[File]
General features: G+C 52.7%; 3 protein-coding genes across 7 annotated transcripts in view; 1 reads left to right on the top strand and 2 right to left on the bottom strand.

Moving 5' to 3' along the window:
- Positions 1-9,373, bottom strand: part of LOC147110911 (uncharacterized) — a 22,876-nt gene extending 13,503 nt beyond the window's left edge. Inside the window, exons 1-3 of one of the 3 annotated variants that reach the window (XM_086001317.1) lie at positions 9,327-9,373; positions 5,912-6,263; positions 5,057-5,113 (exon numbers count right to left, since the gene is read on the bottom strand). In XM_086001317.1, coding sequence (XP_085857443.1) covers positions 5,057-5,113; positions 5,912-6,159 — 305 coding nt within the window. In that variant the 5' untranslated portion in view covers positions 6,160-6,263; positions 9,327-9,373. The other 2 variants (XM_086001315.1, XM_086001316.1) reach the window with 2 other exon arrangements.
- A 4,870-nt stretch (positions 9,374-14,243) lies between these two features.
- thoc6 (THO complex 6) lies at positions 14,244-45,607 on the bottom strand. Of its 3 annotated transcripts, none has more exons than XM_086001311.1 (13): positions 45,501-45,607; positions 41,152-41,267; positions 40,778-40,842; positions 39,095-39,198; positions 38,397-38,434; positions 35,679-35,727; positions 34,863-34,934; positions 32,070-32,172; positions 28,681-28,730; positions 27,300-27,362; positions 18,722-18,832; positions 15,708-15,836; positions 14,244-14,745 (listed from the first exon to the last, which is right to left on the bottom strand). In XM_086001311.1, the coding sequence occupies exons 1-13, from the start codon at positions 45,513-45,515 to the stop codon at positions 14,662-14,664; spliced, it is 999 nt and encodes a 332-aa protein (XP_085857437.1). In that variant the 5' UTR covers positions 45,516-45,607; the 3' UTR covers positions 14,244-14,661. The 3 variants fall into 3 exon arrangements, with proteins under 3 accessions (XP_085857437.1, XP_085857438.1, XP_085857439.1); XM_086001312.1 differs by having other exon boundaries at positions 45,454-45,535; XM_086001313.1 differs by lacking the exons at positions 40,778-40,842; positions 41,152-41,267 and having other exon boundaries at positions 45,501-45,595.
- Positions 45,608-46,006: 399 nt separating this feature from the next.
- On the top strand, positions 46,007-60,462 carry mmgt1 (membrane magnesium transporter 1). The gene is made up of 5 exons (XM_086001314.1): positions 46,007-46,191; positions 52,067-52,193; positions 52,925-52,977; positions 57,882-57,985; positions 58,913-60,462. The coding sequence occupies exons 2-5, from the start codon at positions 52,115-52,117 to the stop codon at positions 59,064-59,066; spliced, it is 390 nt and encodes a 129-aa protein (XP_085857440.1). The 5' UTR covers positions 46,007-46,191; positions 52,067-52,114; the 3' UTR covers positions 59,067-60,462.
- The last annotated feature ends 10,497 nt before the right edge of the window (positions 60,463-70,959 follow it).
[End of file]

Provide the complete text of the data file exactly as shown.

General features: G+C 52.7%; 3 protein-coding genes across 7 annotated transcripts in view; 1 reads left to right on the top strand and 2 right to left on the bottom strand.

Moving 5' to 3' along the window:
- Positions 1-9,373, bottom strand: part of LOC147110911 (uncharacterized) — a 22,876-nt gene extending 13,503 nt beyond the window's left edge. Inside the window, exons 1-3 of one of the 3 annotated variants that reach the window (XM_086001317.1) lie at positions 9,327-9,373; positions 5,912-6,263; positions 5,057-5,113 (exon numbers count right to left, since the gene is read on the bottom strand). In XM_086001317.1, coding sequence (XP_085857443.1) covers positions 5,057-5,113; positions 5,912-6,159 — 305 coding nt within the window. In that variant the 5' untranslated portion in view covers positions 6,160-6,263; positions 9,327-9,373. The other 2 variants (XM_086001315.1, XM_086001316.1) reach the window with 2 other exon arrangements.
- A 4,870-nt stretch (positions 9,374-14,243) lies between these two features.
- thoc6 (THO complex 6) lies at positions 14,244-45,607 on the bottom strand. Of its 3 annotated transcripts, none has more exons than XM_086001311.1 (13): positions 45,501-45,607; positions 41,152-41,267; positions 40,778-40,842; positions 39,095-39,198; positions 38,397-38,434; positions 35,679-35,727; positions 34,863-34,934; positions 32,070-32,172; positions 28,681-28,730; positions 27,300-27,362; positions 18,722-18,832; positions 15,708-15,836; positions 14,244-14,745 (listed from the first exon to the last, which is right to left on the bottom strand). In XM_086001311.1, the coding sequence occupies exons 1-13, from the start codon at positions 45,513-45,515 to the stop codon at positions 14,662-14,664; spliced, it is 999 nt and encodes a 332-aa protein (XP_085857437.1). In that variant the 5' UTR covers positions 45,516-45,607; the 3' UTR covers positions 14,244-14,661. The 3 variants fall into 3 exon arrangements, with proteins under 3 accessions (XP_085857437.1, XP_085857438.1, XP_085857439.1); XM_086001312.1 differs by having other exon boundaries at positions 45,454-45,535; XM_086001313.1 differs by lacking the exons at positions 40,778-40,842; positions 41,152-41,267 and having other exon boundaries at positions 45,501-45,595.
- Positions 45,608-46,006: 399 nt separating this feature from the next.
- On the top strand, positions 46,007-60,462 carry mmgt1 (membrane magnesium transporter 1). The gene is made up of 5 exons (XM_086001314.1): positions 46,007-46,191; positions 52,067-52,193; positions 52,925-52,977; positions 57,882-57,985; positions 58,913-60,462. The coding sequence occupies exons 2-5, from the start codon at positions 52,115-52,117 to the stop codon at positions 59,064-59,066; spliced, it is 390 nt and encodes a 129-aa protein (XP_085857440.1). The 5' UTR covers positions 46,007-46,191; positions 52,067-52,114; the 3' UTR covers positions 59,067-60,462.
- The last annotated feature ends 10,497 nt before the right edge of the window (positions 60,463-70,959 follow it).